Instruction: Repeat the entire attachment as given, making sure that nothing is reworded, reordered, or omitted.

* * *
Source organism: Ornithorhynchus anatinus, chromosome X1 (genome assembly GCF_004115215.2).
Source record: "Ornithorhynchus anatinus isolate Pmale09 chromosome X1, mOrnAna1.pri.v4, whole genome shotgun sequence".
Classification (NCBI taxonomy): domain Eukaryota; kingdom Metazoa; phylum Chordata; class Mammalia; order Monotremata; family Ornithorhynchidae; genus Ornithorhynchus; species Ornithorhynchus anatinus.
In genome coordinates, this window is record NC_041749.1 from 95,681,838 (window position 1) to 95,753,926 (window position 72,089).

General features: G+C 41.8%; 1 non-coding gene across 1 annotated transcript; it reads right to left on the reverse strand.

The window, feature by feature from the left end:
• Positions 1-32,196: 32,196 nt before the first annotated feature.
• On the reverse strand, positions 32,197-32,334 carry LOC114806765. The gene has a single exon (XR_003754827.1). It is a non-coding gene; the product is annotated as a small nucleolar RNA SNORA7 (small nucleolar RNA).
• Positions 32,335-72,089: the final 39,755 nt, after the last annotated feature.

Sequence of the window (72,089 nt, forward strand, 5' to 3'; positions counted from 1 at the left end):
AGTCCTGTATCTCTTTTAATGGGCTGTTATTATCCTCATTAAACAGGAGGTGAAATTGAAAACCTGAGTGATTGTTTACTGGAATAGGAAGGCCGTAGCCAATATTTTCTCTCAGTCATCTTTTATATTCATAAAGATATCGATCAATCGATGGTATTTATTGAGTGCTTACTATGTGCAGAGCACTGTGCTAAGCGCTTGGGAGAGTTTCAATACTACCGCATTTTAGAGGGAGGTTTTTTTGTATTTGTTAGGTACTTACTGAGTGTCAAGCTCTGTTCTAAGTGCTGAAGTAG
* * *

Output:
Source organism: Ornithorhynchus anatinus, chromosome X1 (genome assembly GCF_004115215.2).
Source record: "Ornithorhynchus anatinus isolate Pmale09 chromosome X1, mOrnAna1.pri.v4, whole genome shotgun sequence".
Classification (NCBI taxonomy): domain Eukaryota; kingdom Metazoa; phylum Chordata; class Mammalia; order Monotremata; family Ornithorhynchidae; genus Ornithorhynchus; species Ornithorhynchus anatinus.
In genome coordinates, this window is record NC_041749.1 from 95,681,838 (window position 1) to 95,753,926 (window position 72,089).

General features: G+C 41.8%; 1 non-coding gene across 1 annotated transcript; it reads right to left on the reverse strand.

The window, feature by feature from the left end:
• Positions 1-32,196: 32,196 nt before the first annotated feature.
• On the reverse strand, positions 32,197-32,334 carry LOC114806765. The gene has a single exon (XR_003754827.1). It is a non-coding gene; the product is annotated as a small nucleolar RNA SNORA7 (small nucleolar RNA).
• Positions 32,335-72,089: the final 39,755 nt, after the last annotated feature.

Sequence of the window (72,089 nt, forward strand, 5' to 3'; positions counted from 1 at the left end):
AGTCCTGTATCTCTTTTAATGGGCTGTTATTATCCTCATTAAACAGGAGGTGAAATTGAAAACCTGAGTGATTGTTTACTGGAATAGGAAGGCCGTAGCCAATATTTTCTCTCAGTCATCTTTTATATTCATAAAGATATCGATCAATCGATGGTATTTATTGAGTGCTTACTATGTGCAGAGCACTGTGCTAAGCGCTTGGGAGAGTTTCAATACTACCGCATTTTAGAGGGAGGTTTTTTTGTATTTGTTAGGTACTTACTGAGTGTCAAGCTCTGTTCTAAGTGCTGAAGTAG